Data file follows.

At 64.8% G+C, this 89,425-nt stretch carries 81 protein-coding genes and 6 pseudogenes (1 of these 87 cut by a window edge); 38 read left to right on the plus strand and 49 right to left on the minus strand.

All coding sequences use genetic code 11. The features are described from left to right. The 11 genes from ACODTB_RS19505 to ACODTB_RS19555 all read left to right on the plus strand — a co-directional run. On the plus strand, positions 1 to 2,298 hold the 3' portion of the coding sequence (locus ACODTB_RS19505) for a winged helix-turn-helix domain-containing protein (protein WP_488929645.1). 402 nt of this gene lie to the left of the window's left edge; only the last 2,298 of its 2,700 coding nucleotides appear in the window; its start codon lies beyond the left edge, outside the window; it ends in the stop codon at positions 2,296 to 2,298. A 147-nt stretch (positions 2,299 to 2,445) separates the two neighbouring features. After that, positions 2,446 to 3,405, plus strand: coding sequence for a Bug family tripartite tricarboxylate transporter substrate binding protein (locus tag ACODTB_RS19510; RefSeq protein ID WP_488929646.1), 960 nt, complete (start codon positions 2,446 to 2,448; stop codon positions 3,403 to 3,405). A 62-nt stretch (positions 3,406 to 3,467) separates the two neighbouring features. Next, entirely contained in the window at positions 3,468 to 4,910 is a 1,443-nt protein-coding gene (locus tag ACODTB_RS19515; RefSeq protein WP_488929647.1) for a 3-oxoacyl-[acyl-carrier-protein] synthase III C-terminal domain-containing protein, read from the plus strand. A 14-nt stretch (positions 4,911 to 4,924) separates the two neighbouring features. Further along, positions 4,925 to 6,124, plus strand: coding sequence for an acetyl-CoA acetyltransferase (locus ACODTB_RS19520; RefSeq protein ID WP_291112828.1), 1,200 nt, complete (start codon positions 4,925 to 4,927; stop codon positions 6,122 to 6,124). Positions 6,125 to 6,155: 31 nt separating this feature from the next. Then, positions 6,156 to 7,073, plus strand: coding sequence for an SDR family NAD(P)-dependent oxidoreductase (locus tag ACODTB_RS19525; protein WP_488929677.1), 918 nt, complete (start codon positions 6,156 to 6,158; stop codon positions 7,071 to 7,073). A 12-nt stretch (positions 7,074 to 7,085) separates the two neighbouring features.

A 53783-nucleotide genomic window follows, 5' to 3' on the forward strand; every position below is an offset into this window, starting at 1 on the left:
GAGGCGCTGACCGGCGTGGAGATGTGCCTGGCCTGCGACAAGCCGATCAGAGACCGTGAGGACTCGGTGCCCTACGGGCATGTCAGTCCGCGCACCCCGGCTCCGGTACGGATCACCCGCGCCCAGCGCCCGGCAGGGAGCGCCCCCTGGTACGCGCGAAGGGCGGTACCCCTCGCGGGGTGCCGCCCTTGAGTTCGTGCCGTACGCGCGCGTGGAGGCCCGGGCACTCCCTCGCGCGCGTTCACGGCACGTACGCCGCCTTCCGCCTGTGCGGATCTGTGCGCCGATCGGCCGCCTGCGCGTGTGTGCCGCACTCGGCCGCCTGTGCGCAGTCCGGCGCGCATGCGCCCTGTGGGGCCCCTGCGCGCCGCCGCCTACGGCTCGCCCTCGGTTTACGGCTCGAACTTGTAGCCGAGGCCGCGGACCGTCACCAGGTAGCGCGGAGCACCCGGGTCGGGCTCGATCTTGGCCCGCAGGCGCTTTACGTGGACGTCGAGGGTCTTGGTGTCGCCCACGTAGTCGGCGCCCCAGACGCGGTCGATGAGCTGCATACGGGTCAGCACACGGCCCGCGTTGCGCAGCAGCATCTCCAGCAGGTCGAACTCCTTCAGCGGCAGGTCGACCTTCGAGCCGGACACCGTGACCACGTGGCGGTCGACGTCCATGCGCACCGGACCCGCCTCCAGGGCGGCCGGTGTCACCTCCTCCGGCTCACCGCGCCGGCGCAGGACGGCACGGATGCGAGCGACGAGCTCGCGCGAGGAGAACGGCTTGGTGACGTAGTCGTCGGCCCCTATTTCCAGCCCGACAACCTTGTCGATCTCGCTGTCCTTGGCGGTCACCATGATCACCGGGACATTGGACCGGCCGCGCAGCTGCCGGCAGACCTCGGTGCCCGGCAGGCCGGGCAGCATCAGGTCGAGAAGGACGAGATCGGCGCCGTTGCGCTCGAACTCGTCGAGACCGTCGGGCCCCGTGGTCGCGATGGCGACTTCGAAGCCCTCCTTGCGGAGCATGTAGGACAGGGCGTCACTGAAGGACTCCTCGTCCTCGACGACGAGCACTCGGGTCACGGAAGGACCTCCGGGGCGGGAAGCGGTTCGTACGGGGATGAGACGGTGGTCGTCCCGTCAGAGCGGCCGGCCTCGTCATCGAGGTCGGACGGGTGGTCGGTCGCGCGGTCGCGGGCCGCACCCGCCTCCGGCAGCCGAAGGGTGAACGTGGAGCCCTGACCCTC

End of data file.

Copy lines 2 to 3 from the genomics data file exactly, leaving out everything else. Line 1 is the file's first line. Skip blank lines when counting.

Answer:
All coding sequences use genetic code 11. The features are described from left to right. The 11 genes from ACODTB_RS19505 to ACODTB_RS19555 all read left to right on the plus strand — a co-directional run. On the plus strand, positions 1 to 2,298 hold the 3' portion of the coding sequence (locus ACODTB_RS19505) for a winged helix-turn-helix domain-containing protein (protein WP_488929645.1). 402 nt of this gene lie to the left of the window's left edge; only the last 2,298 of its 2,700 coding nucleotides appear in the window; its start codon lies beyond the left edge, outside the window; it ends in the stop codon at positions 2,296 to 2,298. A 147-nt stretch (positions 2,299 to 2,445) separates the two neighbouring features. After that, positions 2,446 to 3,405, plus strand: coding sequence for a Bug family tripartite tricarboxylate transporter substrate binding protein (locus tag ACODTB_RS19510; RefSeq protein ID WP_488929646.1), 960 nt, complete (start codon positions 2,446 to 2,448; stop codon positions 3,403 to 3,405). A 62-nt stretch (positions 3,406 to 3,467) separates the two neighbouring features. Next, entirely contained in the window at positions 3,468 to 4,910 is a 1,443-nt protein-coding gene (locus tag ACODTB_RS19515; RefSeq protein WP_488929647.1) for a 3-oxoacyl-[acyl-carrier-protein] synthase III C-terminal domain-containing protein, read from the plus strand. A 14-nt stretch (positions 4,911 to 4,924) separates the two neighbouring features. Further along, positions 4,925 to 6,124, plus strand: coding sequence for an acetyl-CoA acetyltransferase (locus ACODTB_RS19520; RefSeq protein ID WP_291112828.1), 1,200 nt, complete (start codon positions 4,925 to 4,927; stop codon positions 6,122 to 6,124). Positions 6,125 to 6,155: 31 nt separating this feature from the next. Then, positions 6,156 to 7,073, plus strand: coding sequence for an SDR family NAD(P)-dependent oxidoreductase (locus tag ACODTB_RS19525; protein WP_488929677.1), 918 nt, complete (start codon positions 6,156 to 6,158; stop codon positions 7,071 to 7,073). A 12-nt stretch (positions 7,074 to 7,085) separates the two neighbouring features.

A 53783-nucleotide genomic window follows, 5' to 3' on the forward strand; every position below is an offset into this window, starting at 1 on the left: